Is 17-year-old ticket resale site Razorgator shutting down?

The Los Angeles-based ticket marketplace is no longer listing ticketing inventory on its site and the company is now facing legal threats from ticket brokers worried about getting paid for their tickets already sold on Razorgator.


Several ticket resellers “have expressed concern regarding RazorGator’s payment of accounts receivable,” a letter from Gary Adler with the National Association of Ticket Brokers to Razorgator’s CEO Nima Moayedi reads, asking for details on how and when members of the scalper group will be paid for tickets on the site, some going back six months. According to the Feb. 23 letter, Razorgator started falling behind on some of its payments to brokers “in the fall” of 2017. Today Razorgator missed a deadline to respond to an NATB inquiry about resolving outstanding payment issues with the ticket brokers, prompting likely legal action.

Adler’s letter asked “whether (Razorgator) would pay NATB Members on confirmation of a sale; and if not, what measures they could put in place to protect NATB Members,” Adler wrote. “At that time, Razorgator responded: ‘Razorgator’s standing payment terms are based on delivery of the tickets to our customers,'” later writing “It has been reported that RazorGator is no longer listing tickets and that employees have sent messages that raise concerns,” Adler wrote in a separate email to its members.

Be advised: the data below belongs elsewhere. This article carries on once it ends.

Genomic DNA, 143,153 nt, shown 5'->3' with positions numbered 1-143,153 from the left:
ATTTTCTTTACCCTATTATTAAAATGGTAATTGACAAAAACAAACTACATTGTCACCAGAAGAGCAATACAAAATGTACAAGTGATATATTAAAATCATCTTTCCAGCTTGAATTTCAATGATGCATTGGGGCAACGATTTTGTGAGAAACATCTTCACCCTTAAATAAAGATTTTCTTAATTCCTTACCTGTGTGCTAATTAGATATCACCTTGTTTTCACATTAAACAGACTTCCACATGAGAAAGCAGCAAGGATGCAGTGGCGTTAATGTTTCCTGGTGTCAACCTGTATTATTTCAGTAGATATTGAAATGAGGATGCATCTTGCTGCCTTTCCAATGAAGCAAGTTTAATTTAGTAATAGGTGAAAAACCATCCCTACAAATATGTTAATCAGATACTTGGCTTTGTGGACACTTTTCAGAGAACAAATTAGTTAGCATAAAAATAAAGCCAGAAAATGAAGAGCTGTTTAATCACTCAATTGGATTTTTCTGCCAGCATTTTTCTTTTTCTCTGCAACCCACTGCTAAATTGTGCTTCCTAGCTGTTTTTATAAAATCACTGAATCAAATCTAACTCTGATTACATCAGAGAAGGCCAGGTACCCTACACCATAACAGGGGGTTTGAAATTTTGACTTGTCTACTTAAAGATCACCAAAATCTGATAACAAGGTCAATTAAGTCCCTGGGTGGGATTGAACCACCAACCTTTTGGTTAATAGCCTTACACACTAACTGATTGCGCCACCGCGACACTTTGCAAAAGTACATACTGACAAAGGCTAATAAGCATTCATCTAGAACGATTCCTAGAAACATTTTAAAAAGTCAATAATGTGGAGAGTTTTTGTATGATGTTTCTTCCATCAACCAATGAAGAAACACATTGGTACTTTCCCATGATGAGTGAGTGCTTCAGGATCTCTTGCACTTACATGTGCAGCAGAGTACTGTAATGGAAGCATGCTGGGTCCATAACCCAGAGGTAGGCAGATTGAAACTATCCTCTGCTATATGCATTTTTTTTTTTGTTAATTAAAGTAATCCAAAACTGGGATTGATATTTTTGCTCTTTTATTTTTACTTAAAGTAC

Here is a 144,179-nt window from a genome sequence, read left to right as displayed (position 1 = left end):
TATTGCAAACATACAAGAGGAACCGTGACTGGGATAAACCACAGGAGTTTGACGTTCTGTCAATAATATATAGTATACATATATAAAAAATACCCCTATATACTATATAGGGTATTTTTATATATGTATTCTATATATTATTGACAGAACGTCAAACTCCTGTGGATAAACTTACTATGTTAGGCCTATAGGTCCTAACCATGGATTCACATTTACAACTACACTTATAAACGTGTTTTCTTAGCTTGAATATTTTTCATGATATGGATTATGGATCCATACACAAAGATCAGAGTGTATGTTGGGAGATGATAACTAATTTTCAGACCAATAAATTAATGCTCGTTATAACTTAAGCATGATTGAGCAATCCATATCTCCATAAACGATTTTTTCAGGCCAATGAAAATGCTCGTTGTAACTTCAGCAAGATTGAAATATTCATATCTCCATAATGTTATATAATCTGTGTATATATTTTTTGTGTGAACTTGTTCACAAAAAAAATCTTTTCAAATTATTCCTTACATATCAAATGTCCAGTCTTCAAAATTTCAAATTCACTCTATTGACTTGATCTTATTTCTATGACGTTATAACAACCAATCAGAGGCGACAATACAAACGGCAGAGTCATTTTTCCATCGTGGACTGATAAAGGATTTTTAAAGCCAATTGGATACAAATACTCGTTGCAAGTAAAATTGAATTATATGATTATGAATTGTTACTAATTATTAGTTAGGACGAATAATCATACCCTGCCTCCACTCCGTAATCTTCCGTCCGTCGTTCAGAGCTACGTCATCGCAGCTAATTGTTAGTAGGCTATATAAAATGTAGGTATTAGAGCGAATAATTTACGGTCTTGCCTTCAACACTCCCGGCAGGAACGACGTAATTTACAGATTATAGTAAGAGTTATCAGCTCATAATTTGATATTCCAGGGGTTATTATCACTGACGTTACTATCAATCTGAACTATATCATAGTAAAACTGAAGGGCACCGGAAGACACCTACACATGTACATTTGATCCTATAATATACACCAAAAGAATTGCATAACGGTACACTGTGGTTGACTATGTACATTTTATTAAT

Hoping to avoid widespread ticket cancellation, Adler warned brokers not to cancel tickets sold on the site for future events, even if brokers had not yet been paid.

“For tickets currently delivered to end users for which the seller has NOT been paid, NATB recommends its Members do NOT cancel these tickets,” Adler wrote.

NATB officials are hoping to avoid repeating the mistakes made during Scorebig’s high profile meltdown in 2016. Backed by athletes like David Robinson and helmed by former Ticketmaster Executive VP David Goldberg, the company raised tens of millions from investors, only to flame out several years after launching with millions of unpaid tickets on its books. Hoping to recoup their losses, a number of scalpers cancelled ticket purchased through the site, leaving my consumers with tickets that were no longer valid, often without the fan’s knowledge. Several lawsuits were filed against Scorebig and some of the assets of the company were eventually sold off to TicketNetwork.

Razorgator is nowhere near as large as ScoreBig and it’s unclear how much inventory was listed on the site in the past, but as of today there appear to be no tickets for sports, concerts or Broadway available on the site with links to tickets either broken or showing no inventory available. Amplify attempted to contact company officials at Razorgator for comment but did not receive a response.